Shortly after 12 p.m. on March 26th, Tim Tebow met the New York City press. Next to the city of Philadelphia, they are probably the most brutal in the country. Certainly, any sports celebrity in the Big Apple has to have thick skin.
But Tim Tebow, the young aspirant to the starting quarterback position for the New York Jets, has more than just thick skin- he has a big heart! A big heart for God!
A reporter from the Times questioned Tim Tebow about his faith and why he didn’t address the “hot-button social issues discussed by religious and political leaders.” In response, Tebow said, "We're at a press conference for the football team, so it's not exactly the platform to give and share everything you believe." But even when Tebow is not particularly ready to share his faith in Christ, he is ready to share his faith. He is always willing to talk about Our Lord; even in those venues where religious beliefs are rarely voiced. Tebow, undaunted by the question, went on to say this:
"But I have no problems ever sharing what I believe. I'm a Christian. I'm a follower of Jesus Christ. And that is first and foremost the most important thing in my life. For me it is about having a relationship with Christ. That's pretty much it. That is the basis of what I believe, and it is exciting for me to get opportunities to share that. But at the same time this is a press conference for the New York Jets football team, so I feel like it is an opportunity to answer questions about my opportunity to be here as a Jet. I'm excited about that. Any time you get an opportunity I am always going to talk about Jesus Christ and what he has done in my life. But I'm also here to talk about the Jets."
This is admirable. He is the new kid on the block and is surrounded by NY press that is mostly unfriendly to the Christian cause. Nevertheless, Tim Tebow shares his faith in Christ. He is a follower of Christ when the camera is off and when it is on. In today’s world, it can be a challenge to be at ease with your faith when society tells you that faith is a private matter. I think Tebow is trying to challenge that assumption. Our faith in Christ is not just a private matter; it also demands a public expression.
Usually personality traits and temperaments determine how open a Christian is about drawing attention to his or her faith. If you happen to be outgoing and are not bothered by attracting notice to yourself, then you, as a Christian, can be that much more open about your love for Jesus Christ. By no means is an introverted Christian obligated to speak us much or as loudly about their faith as one who is extroverted. However, every Christian is called to bear witness to Christ in accordance with the ability God has given him. And to be worthy Christ-bearers we must be willing to use both words and deeds.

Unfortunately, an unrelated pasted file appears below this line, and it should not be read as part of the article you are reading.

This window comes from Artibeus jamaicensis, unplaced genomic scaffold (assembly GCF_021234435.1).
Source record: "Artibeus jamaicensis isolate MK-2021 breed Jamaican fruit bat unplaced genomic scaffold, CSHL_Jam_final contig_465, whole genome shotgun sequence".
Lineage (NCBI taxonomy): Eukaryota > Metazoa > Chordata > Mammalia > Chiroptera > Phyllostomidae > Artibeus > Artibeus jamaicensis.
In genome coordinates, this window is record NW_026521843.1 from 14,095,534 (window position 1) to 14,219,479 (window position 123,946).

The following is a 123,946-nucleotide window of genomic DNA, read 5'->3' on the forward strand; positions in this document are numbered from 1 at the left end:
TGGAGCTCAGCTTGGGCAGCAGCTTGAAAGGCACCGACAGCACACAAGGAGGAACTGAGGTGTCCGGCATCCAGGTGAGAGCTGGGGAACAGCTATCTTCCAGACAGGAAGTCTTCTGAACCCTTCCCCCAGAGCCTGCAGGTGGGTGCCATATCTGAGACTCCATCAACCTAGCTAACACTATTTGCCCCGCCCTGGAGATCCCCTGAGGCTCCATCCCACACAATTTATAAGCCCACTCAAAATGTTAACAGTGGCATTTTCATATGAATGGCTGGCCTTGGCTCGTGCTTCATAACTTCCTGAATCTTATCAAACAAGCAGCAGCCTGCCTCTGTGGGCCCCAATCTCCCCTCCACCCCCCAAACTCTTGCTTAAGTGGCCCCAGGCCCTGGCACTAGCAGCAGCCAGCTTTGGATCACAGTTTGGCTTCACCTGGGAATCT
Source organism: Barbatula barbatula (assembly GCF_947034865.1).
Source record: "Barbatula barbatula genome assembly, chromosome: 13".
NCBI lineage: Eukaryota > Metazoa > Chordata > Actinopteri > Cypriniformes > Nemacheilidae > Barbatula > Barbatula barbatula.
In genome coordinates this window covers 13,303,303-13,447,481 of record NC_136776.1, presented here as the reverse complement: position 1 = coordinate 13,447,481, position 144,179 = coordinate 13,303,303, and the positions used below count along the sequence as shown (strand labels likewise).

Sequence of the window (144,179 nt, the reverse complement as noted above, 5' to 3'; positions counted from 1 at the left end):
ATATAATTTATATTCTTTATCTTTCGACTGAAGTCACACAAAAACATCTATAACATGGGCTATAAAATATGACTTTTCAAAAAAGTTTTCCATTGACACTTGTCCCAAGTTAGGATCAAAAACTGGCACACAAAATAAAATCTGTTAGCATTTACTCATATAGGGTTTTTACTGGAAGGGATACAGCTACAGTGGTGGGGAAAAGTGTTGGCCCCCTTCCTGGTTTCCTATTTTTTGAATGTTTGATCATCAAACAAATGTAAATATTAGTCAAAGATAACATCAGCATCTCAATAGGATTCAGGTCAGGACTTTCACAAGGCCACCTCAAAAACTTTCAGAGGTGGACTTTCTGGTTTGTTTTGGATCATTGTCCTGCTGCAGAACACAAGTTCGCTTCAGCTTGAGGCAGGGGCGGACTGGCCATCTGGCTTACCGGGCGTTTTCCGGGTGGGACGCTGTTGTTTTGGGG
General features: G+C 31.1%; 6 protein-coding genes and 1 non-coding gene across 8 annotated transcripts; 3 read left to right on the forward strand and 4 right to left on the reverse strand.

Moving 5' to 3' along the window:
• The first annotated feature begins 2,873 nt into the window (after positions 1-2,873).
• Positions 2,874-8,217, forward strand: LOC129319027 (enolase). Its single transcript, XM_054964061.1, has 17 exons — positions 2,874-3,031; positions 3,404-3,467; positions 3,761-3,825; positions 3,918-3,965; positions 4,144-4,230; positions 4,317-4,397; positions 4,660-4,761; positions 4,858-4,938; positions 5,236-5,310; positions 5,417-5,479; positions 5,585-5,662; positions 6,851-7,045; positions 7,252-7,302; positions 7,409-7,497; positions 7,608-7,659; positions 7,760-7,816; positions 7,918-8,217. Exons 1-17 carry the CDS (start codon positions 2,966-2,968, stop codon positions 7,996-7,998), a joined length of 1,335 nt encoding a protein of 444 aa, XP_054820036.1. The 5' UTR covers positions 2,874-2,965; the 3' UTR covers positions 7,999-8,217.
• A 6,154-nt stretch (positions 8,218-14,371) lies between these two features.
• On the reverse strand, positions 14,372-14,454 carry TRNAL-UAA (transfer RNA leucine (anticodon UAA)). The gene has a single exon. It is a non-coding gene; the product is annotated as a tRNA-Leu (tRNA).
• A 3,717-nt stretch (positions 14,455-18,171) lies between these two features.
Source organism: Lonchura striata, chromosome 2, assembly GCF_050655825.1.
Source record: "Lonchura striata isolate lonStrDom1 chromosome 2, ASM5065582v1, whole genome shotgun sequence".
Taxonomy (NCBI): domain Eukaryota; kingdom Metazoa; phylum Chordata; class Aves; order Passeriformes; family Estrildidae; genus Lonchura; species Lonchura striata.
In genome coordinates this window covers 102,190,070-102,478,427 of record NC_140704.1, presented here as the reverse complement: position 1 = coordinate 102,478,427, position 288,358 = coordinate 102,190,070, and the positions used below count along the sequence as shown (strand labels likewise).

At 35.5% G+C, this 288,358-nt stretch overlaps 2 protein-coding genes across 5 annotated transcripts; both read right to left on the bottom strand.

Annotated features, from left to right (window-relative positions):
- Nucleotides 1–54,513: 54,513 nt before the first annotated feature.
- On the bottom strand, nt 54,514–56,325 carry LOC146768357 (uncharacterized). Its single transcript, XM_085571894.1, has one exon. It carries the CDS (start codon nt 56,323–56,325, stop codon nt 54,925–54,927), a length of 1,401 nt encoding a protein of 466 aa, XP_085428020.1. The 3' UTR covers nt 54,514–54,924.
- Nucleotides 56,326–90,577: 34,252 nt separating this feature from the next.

In recent years the following quote from St. Francis of Assisi as enjoyed currency among Christians: “Preach the Gospel at all times and when necessary use words.” This was spoken in medieval times when culture was visibly Catholic. As such, there was predominant tendency at the time to talk the talk but not walk the talk. In other words, religious discourse was in vogue but the virtue of charity to back it up was wanting. In the twenty-first century, we tend to do the opposite. We stress the deeds but not the words. And to be sure, many of us refer to the quote from St. Francis in order to relieve ourselves of the obligation to talk about Christ. But talk about Christ, we must; especially when American culture is becoming more secularized and religious expression more suppressed.
Talking openly about Christ by Catholics can sometimes be particularly uncomfortable. After all, the Catholic religion is very structured and pre-planned. Travel anywhere in the world and you will find that Mass is essentially the same. Worship, in other words, is already familiar, predictable and prepared. As such, we can participate in the Mass anywhere in the world. This, no doubt, is a great blessing! But the weakness to any structured system is that it can become impersonal and a matter of routine. We Catholics are conscious that we belong to a universal, two-thousand year old Church. Our tradition and heritage is rich and varied. The need to make our Church bigger doesn’t press upon us in the same way it does for other Christians.
With the exception of Mega-churches, many Protestant churches are much smaller in size. Protestant Christians see themselves as a small church that is often unconnected, in any formal way, to Christianity at large. Indeed, many are ever mindful that their churches need expanding. There is always room for one more Christian. With this awareness, missionary zeal is more intensely felt and the need to express that zeal in words is equally felt.
I, as a Catholic, know that Tim Tebow’s willingness to talk openly about Christ is native to the Catholic Faith. The Apostles did it. The Church Fathers did it. The Martyrs did it. The Saints did it. This is why I like Tim Tebow. What he is doing in and out of season, sharing his faith and his love for Christ, is a Catholic thing! We have a rich tradition of men and women who not only did it but paid the price for it. As such, we can learn a thing or two from Tim Tebow.
“And whatever you do, in word or in deed, do everything in the name of the Lord Jesus, giving thanks to God the Father through him." (Colossians 3:17)